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Community Connects makes a web of public art in Longfellow

Posted on 18 November 2018 by calvin

Sara Hanson (left) and Jessica Bergman Tank (right) are the creators of Community Connects. They’ve made cast iron and aluminum sculptures in partnership with Metro Work Center since 2013, and the finished sculptures can be visited throughout the Longfellow neighborhood. The functional art table shown here is a permanent installation at the East Lake Library. (Photo by Margie O’Loughlin)

Community Connects is the name of an innovative partnership between metal artists Sara Hanson and Jessica Bergman Tank, programs participants at Metro Work Center—along with their direct care professionals—and the Longfellow neighborhood. Since 2013, these many sets of hands have worked together to make cast metal sculptures for exhibit and use in public places.

Photo right: This piece made for Alexander’s Import Auto Repair used on-site textures representative of an auto repair shop: castors, gears, and tools. (Photo provided by Community Connects)

This year, Community Connects partnered with four very different enterprises: Alexander’s Import Auto Repair, Minnehaha Lake Wine & Spirits, Moon Palace Books, and the Third Precinct Police Department. All four partner sites are within walking distance of Metro Work Center (MWC) (see the article here), which is housed in Holy Trinity Lutheran Church.

Proximity was a factor in choosing the partner sites. MWC participants are developmentally disabled, and some also have mobility issues.

Photo left: Minnehaha Lake Wine & Spirits is currently exhibiting all of this year’s sculptures in their front window at 2613 E. Lake St. (Photo provided by Community Connects)

Hanson and Bergman Tank are both independent community artists. When they work together, they call themselves Metal in the Void. Their art making uses the cast metal process to bring people together, and to affect change in people’s lives and environments. Community Connections was conceived as a way to integrate MWC participants into the surrounding neighborhood, and to give them a great art-making experience too.

Beginning in August, the whole crew of community artists spent several days at each of the partner sites. They worked together to press patterns and textures into clay, or to mold clay objects by hand. Techniques for manipulating clay are adaptable to different levels of fine and gross motor skills and cognitive abilities.

Photo right: The process of creating art promotes daily living skills, problem-solving, team building, community integration, self-empowerment and, last but not least, it’s fun. (Photo provided by Community Connects)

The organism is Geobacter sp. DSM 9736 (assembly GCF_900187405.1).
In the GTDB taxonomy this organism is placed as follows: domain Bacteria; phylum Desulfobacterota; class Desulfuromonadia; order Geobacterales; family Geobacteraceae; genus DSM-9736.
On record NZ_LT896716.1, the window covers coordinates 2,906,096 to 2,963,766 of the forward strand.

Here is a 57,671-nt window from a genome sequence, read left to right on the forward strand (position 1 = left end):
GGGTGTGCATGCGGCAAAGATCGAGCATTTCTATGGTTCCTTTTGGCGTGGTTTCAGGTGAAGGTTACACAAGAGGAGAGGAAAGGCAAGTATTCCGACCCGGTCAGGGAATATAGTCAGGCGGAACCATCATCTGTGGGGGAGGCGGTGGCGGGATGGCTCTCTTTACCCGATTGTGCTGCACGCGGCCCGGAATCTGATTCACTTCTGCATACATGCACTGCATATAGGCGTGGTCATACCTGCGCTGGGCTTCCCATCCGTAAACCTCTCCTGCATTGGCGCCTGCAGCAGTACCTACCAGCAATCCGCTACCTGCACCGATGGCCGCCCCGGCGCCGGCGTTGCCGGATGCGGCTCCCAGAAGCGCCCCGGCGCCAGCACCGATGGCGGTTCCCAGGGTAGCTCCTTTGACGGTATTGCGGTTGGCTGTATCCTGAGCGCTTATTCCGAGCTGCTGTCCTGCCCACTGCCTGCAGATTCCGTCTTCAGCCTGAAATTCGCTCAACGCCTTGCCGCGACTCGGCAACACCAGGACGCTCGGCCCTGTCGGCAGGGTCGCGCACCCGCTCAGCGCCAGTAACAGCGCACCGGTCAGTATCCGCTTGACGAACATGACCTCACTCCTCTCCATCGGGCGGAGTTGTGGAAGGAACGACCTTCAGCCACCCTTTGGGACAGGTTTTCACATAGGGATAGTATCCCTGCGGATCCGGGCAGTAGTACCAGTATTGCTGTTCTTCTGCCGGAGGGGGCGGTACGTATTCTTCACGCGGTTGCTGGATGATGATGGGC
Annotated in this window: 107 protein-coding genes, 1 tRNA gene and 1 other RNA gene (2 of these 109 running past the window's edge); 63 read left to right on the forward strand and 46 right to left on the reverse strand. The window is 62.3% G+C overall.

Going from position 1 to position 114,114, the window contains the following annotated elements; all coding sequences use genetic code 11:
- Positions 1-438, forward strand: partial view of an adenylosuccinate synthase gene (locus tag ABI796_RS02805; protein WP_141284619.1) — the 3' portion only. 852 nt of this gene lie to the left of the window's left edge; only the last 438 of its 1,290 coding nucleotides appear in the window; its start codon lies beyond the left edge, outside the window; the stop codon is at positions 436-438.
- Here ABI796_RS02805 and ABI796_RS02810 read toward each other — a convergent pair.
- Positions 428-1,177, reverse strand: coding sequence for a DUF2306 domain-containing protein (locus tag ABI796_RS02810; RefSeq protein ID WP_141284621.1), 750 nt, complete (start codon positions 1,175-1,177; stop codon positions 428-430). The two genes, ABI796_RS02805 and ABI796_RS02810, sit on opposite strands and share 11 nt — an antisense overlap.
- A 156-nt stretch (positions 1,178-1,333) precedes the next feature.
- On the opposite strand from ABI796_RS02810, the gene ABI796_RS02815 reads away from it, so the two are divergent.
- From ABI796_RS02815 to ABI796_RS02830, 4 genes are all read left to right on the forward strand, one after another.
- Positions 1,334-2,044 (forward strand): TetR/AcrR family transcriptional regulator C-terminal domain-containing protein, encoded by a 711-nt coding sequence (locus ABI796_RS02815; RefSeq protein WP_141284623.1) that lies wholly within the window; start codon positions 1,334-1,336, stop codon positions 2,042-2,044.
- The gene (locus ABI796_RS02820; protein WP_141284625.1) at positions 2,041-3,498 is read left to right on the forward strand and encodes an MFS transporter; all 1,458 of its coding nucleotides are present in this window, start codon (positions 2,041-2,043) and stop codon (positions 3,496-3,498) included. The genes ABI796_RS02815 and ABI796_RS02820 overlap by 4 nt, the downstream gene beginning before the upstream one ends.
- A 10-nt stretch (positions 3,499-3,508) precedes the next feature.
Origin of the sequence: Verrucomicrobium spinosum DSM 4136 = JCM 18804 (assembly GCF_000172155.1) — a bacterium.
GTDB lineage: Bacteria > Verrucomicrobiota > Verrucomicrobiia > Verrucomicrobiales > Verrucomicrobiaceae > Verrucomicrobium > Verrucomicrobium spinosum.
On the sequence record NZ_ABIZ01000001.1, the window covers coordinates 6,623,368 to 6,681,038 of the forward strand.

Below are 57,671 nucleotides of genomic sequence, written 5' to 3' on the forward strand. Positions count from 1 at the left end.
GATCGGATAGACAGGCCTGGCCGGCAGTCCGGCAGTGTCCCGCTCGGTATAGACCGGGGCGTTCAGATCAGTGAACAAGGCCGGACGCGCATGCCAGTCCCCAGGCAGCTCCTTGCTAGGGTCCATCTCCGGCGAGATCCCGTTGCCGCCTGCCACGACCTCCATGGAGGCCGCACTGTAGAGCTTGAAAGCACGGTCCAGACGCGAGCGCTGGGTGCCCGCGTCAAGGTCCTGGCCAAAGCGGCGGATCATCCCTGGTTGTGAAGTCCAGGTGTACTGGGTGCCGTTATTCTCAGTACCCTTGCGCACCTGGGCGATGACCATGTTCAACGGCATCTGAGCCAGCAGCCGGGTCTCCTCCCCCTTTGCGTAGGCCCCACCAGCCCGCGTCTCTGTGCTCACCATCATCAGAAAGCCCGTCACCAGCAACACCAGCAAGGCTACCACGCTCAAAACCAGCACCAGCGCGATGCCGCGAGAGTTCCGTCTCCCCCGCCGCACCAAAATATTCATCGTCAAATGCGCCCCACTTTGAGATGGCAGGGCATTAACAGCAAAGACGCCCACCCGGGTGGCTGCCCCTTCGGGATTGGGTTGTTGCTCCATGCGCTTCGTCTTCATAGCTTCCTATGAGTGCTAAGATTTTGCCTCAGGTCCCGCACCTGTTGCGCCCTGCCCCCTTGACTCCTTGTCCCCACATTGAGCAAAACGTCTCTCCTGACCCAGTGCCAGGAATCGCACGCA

Bergman Tank explained, “Metal casting involves working at very high temperatures, so most of the melting and pouring was done in-studio. We did do a demonstration pour at MWC with one of our portable furnaces, so everyone could see what the process was. This type of art-making is very process focused; it’s not just about what the finished product looks like.”

The finished sculptures have been hanging in the front window of Minnehaha Lake Wine & Spirits since early October and will stay up through the end of the year.

MWC participants will then bring each of them home to the four partner sites where they’ll be on permanent display. Hanson said, “It’s important that the MWC participants be able to see their work when they walk through the neighborhood. That experience brings a sense of pride and professionalism that is part of community connection. Past projects have been done with Longfellow Family Dental, Holy Trinity Lutheran Church, Gandhi Mahal Restaurant, and the East Lake Library.

Consider taking a walk through the neighborhood to see how many of the sculptures you can find. Community art projects like this (and the connections that they build) are part of what hold a community together. Community Connects is made possible by the voters of Minnesota through grants from the Minnesota State Arts Board, and the Metropolitan Regional Arts Council, thanks to an appropriation form the Arts and Cultural Heritage Fund.

Photo left: Members of the Police Department Community Engagement Team joined community artists in finalizing the piece that will hang in the Third Precinct building. (Photo provided by Community Connects)

Hanson has a workshop on wheels (a portable foundry) and a studio in SE Minneapolis; she can be reached at

Bergman Tank is the foundry director and volunteer coordinator for the Chicago Fire Arts Center in South Minneapolis, and also has a portable furnace she can bring to arts and community activities. She can be reached at